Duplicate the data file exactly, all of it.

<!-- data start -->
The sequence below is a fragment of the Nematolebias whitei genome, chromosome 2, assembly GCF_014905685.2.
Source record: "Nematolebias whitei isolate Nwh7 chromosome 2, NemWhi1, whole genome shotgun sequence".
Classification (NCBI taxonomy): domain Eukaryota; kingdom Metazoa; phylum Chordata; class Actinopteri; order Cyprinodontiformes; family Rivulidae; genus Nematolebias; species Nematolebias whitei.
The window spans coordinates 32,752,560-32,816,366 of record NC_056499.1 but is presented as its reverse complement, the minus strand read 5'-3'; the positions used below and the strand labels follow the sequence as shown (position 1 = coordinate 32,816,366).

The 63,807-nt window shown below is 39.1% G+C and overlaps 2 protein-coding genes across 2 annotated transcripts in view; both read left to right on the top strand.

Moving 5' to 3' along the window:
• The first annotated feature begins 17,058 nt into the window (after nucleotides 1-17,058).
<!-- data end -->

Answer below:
The sequence below is a fragment of the Nematolebias whitei genome, chromosome 2, assembly GCF_014905685.2.
Source record: "Nematolebias whitei isolate Nwh7 chromosome 2, NemWhi1, whole genome shotgun sequence".
Classification (NCBI taxonomy): domain Eukaryota; kingdom Metazoa; phylum Chordata; class Actinopteri; order Cyprinodontiformes; family Rivulidae; genus Nematolebias; species Nematolebias whitei.
The window spans coordinates 32,752,560-32,816,366 of record NC_056499.1 but is presented as its reverse complement, the minus strand read 5'-3'; the positions used below and the strand labels follow the sequence as shown (position 1 = coordinate 32,816,366).

The 63,807-nt window shown below is 39.1% G+C and overlaps 2 protein-coding genes across 2 annotated transcripts in view; both read left to right on the top strand.

Moving 5' to 3' along the window:
• The first annotated feature begins 17,058 nt into the window (after nucleotides 1-17,058).